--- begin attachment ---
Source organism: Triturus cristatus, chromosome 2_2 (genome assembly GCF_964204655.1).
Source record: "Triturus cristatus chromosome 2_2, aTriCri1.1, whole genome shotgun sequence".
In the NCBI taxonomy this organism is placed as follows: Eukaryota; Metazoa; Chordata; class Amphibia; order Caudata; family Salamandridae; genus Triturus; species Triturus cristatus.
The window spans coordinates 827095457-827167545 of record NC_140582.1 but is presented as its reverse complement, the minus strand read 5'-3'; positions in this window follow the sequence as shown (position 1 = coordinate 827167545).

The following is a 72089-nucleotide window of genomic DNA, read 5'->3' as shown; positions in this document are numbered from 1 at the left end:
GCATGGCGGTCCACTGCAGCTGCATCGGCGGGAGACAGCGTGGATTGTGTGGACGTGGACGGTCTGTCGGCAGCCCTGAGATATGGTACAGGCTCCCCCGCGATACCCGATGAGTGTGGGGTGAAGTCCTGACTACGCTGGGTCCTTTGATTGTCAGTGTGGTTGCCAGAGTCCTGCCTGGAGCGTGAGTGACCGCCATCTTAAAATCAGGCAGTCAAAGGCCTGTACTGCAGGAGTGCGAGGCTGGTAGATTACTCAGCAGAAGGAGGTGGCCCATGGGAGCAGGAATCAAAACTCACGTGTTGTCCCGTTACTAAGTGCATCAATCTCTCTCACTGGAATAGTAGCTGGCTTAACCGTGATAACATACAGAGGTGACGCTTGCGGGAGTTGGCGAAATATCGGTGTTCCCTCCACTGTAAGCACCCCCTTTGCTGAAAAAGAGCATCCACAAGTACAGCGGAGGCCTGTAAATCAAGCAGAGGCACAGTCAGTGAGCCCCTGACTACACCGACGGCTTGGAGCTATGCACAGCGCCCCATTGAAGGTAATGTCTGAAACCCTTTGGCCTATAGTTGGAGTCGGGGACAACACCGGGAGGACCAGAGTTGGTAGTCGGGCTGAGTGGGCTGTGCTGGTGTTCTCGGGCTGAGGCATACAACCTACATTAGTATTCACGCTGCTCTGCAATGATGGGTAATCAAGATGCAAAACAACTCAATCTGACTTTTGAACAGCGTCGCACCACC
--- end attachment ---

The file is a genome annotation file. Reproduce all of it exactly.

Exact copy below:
Source organism: Triturus cristatus, chromosome 2_2 (genome assembly GCF_964204655.1).
Source record: "Triturus cristatus chromosome 2_2, aTriCri1.1, whole genome shotgun sequence".
In the NCBI taxonomy this organism is placed as follows: Eukaryota; Metazoa; Chordata; class Amphibia; order Caudata; family Salamandridae; genus Triturus; species Triturus cristatus.
The window spans coordinates 827095457-827167545 of record NC_140582.1 but is presented as its reverse complement, the minus strand read 5'-3'; positions in this window follow the sequence as shown (position 1 = coordinate 827167545).

The following is a 72089-nucleotide window of genomic DNA, read 5'->3' as shown; positions in this document are numbered from 1 at the left end:
GCATGGCGGTCCACTGCAGCTGCATCGGCGGGAGACAGCGTGGATTGTGTGGACGTGGACGGTCTGTCGGCAGCCCTGAGATATGGTACAGGCTCCCCCGCGATACCCGATGAGTGTGGGGTGAAGTCCTGACTACGCTGGGTCCTTTGATTGTCAGTGTGGTTGCCAGAGTCCTGCCTGGAGCGTGAGTGACCGCCATCTTAAAATCAGGCAGTCAAAGGCCTGTACTGCAGGAGTGCGAGGCTGGTAGATTACTCAGCAGAAGGAGGTGGCCCATGGGAGCAGGAATCAAAACTCACGTGTTGTCCCGTTACTAAGTGCATCAATCTCTCTCACTGGAATAGTAGCTGGCTTAACCGTGATAACATACAGAGGTGACGCTTGCGGGAGTTGGCGAAATATCGGTGTTCCCTCCACTGTAAGCACCCCCTTTGCTGAAAAAGAGCATCCACAAGTACAGCGGAGGCCTGTAAATCAAGCAGAGGCACAGTCAGTGAGCCCCTGACTACACCGACGGCTTGGAGCTATGCACAGCGCCCCATTGAAGGTAATGTCTGAAACCCTTTGGCCTATAGTTGGAGTCGGGGACAACACCGGGAGGACCAGAGTTGGTAGTCGGGCTGAGTGGGCTGTGCTGGTGTTCTCGGGCTGAGGCATACAACCTACATTAGTATTCACGCTGCTCTGCAATGATGGGTAATCAAGATGCAAAACAACTCAATCTGACTTTTGAACAGCGTCGCACCACC